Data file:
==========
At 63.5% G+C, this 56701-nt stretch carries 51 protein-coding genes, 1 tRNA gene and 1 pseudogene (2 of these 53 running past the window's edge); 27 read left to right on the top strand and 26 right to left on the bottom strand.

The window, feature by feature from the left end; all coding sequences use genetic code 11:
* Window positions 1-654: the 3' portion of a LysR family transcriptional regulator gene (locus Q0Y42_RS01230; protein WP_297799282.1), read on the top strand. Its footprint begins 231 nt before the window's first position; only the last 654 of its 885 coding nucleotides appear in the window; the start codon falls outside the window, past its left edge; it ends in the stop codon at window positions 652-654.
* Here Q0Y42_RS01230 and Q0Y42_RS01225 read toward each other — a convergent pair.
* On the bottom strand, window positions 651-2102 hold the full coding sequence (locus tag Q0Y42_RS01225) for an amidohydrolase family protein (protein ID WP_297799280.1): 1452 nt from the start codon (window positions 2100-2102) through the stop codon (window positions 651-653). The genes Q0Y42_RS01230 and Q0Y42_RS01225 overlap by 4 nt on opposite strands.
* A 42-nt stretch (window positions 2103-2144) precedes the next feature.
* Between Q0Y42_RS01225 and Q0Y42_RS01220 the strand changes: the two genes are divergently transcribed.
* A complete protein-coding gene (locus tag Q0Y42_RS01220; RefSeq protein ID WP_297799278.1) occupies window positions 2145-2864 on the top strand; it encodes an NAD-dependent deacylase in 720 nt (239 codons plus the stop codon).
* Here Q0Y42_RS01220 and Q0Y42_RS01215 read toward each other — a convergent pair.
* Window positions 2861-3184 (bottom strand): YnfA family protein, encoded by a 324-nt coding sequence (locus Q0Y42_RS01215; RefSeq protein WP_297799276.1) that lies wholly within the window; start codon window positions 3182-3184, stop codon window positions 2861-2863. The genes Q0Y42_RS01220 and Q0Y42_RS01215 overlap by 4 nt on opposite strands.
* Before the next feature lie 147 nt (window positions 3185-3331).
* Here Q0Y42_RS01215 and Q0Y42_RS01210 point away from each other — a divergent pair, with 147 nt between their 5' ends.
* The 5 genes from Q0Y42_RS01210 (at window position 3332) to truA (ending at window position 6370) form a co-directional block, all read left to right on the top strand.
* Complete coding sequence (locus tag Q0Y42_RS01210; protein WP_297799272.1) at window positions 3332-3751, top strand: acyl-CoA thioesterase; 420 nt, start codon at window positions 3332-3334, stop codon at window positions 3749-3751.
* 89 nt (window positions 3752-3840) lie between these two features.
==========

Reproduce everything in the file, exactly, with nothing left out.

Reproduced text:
At 63.5% G+C, this 56701-nt stretch carries 51 protein-coding genes, 1 tRNA gene and 1 pseudogene (2 of these 53 running past the window's edge); 27 read left to right on the top strand and 26 right to left on the bottom strand.

The window, feature by feature from the left end; all coding sequences use genetic code 11:
* Window positions 1-654: the 3' portion of a LysR family transcriptional regulator gene (locus Q0Y42_RS01230; protein WP_297799282.1), read on the top strand. Its footprint begins 231 nt before the window's first position; only the last 654 of its 885 coding nucleotides appear in the window; the start codon falls outside the window, past its left edge; it ends in the stop codon at window positions 652-654.
* Here Q0Y42_RS01230 and Q0Y42_RS01225 read toward each other — a convergent pair.
* On the bottom strand, window positions 651-2102 hold the full coding sequence (locus tag Q0Y42_RS01225) for an amidohydrolase family protein (protein ID WP_297799280.1): 1452 nt from the start codon (window positions 2100-2102) through the stop codon (window positions 651-653). The genes Q0Y42_RS01230 and Q0Y42_RS01225 overlap by 4 nt on opposite strands.
* A 42-nt stretch (window positions 2103-2144) precedes the next feature.
* Between Q0Y42_RS01225 and Q0Y42_RS01220 the strand changes: the two genes are divergently transcribed.
* A complete protein-coding gene (locus tag Q0Y42_RS01220; RefSeq protein ID WP_297799278.1) occupies window positions 2145-2864 on the top strand; it encodes an NAD-dependent deacylase in 720 nt (239 codons plus the stop codon).
* Here Q0Y42_RS01220 and Q0Y42_RS01215 read toward each other — a convergent pair.
* Window positions 2861-3184 (bottom strand): YnfA family protein, encoded by a 324-nt coding sequence (locus Q0Y42_RS01215; RefSeq protein WP_297799276.1) that lies wholly within the window; start codon window positions 3182-3184, stop codon window positions 2861-2863. The genes Q0Y42_RS01220 and Q0Y42_RS01215 overlap by 4 nt on opposite strands.
* Before the next feature lie 147 nt (window positions 3185-3331).
* Here Q0Y42_RS01215 and Q0Y42_RS01210 point away from each other — a divergent pair, with 147 nt between their 5' ends.
* The 5 genes from Q0Y42_RS01210 (at window position 3332) to truA (ending at window position 6370) form a co-directional block, all read left to right on the top strand.
* Complete coding sequence (locus tag Q0Y42_RS01210; protein WP_297799272.1) at window positions 3332-3751, top strand: acyl-CoA thioesterase; 420 nt, start codon at window positions 3332-3334, stop codon at window positions 3749-3751.
* 89 nt (window positions 3752-3840) lie between these two features.